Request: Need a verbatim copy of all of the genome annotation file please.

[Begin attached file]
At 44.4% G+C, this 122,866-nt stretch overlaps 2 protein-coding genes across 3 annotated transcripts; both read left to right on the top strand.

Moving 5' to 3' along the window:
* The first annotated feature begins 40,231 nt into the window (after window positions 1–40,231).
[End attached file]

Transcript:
At 44.4% G+C, this 122,866-nt stretch overlaps 2 protein-coding genes across 3 annotated transcripts; both read left to right on the top strand.

Moving 5' to 3' along the window:
* The first annotated feature begins 40,231 nt into the window (after window positions 1–40,231).